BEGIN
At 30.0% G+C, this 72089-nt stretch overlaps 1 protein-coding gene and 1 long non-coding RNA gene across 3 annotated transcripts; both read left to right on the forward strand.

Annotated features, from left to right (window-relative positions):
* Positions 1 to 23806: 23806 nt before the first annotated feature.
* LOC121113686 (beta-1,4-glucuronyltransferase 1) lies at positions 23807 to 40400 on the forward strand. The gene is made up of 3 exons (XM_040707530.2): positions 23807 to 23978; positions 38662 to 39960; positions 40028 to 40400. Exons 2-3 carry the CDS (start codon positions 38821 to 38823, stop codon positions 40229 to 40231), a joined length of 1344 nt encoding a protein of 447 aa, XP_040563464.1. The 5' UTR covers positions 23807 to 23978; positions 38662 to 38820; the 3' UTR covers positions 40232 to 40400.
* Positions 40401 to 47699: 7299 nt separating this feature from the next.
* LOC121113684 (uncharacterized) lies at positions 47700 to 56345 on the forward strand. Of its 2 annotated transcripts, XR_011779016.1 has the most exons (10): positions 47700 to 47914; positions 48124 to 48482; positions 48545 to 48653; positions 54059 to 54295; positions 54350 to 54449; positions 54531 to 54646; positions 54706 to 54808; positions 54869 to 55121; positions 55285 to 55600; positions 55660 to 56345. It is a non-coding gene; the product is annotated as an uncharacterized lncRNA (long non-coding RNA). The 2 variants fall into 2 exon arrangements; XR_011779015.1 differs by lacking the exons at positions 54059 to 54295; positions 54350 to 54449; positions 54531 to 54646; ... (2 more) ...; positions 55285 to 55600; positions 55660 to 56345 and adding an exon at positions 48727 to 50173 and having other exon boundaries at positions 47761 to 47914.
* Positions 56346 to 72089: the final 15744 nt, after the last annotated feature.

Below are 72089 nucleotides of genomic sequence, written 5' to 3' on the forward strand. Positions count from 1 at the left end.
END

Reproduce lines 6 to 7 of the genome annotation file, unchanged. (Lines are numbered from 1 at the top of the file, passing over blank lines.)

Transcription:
* LOC121113684 (uncharacterized) lies at positions 47700 to 56345 on the forward strand. Of its 2 annotated transcripts, XR_011779016.1 has the most exons (10): positions 47700 to 47914; positions 48124 to 48482; positions 48545 to 48653; positions 54059 to 54295; positions 54350 to 54449; positions 54531 to 54646; positions 54706 to 54808; positions 54869 to 55121; positions 55285 to 55600; positions 55660 to 56345. It is a non-coding gene; the product is annotated as an uncharacterized lncRNA (long non-coding RNA). The 2 variants fall into 2 exon arrangements; XR_011779015.1 differs by lacking the exons at positions 54059 to 54295; positions 54350 to 54449; positions 54531 to 54646; ... (2 more) ...; positions 55285 to 55600; positions 55660 to 56345 and adding an exon at positions 48727 to 50173 and having other exon boundaries at positions 47761 to 47914.
* Positions 56346 to 72089: the final 15744 nt, after the last annotated feature.